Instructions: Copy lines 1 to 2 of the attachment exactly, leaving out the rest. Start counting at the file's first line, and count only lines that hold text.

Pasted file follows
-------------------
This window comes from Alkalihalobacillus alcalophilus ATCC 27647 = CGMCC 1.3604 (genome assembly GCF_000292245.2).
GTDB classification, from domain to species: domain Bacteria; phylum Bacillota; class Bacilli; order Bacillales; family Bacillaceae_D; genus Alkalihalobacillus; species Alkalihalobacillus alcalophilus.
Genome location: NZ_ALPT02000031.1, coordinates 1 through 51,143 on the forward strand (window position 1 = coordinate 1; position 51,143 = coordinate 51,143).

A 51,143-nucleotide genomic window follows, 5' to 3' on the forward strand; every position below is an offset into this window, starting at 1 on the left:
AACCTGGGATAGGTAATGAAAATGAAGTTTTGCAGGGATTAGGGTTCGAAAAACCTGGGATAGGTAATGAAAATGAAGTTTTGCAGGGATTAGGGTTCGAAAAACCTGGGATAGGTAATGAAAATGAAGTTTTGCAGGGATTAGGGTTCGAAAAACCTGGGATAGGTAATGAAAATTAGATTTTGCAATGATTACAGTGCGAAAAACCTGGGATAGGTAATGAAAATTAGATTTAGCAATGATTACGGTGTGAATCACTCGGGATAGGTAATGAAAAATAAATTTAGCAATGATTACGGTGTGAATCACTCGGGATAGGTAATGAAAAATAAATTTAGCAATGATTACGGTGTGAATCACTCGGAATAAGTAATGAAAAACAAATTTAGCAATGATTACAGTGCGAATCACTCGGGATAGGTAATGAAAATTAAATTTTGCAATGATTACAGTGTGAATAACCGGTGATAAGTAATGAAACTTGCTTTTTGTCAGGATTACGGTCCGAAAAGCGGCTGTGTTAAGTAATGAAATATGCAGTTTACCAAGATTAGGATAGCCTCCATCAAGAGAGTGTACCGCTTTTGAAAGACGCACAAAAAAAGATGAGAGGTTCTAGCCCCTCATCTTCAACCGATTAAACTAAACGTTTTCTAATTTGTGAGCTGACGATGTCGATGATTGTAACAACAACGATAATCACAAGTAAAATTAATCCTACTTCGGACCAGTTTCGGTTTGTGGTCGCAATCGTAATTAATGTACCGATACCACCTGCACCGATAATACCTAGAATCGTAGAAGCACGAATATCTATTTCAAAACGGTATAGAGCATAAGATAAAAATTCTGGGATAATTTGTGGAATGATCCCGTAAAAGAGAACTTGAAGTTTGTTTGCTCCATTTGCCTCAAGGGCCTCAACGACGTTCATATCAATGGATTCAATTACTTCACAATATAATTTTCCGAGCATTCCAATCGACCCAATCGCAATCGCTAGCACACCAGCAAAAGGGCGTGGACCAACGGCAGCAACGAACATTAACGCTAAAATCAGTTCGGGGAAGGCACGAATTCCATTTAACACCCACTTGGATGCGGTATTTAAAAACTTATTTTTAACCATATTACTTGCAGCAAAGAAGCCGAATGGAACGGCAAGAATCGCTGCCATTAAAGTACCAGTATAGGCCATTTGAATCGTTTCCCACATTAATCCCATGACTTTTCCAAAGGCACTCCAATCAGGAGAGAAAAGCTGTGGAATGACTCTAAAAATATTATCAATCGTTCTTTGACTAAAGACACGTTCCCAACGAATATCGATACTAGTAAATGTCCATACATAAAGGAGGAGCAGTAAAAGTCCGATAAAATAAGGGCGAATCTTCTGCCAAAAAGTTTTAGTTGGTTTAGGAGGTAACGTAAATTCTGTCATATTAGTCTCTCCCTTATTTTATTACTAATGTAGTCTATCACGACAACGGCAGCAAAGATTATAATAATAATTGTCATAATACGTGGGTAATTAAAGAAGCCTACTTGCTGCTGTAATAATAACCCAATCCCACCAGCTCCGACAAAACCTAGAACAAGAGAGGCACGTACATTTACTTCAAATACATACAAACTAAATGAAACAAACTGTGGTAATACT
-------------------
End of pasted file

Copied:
This window comes from Alkalihalobacillus alcalophilus ATCC 27647 = CGMCC 1.3604 (genome assembly GCF_000292245.2).
GTDB classification, from domain to species: domain Bacteria; phylum Bacillota; class Bacilli; order Bacillales; family Bacillaceae_D; genus Alkalihalobacillus; species Alkalihalobacillus alcalophilus.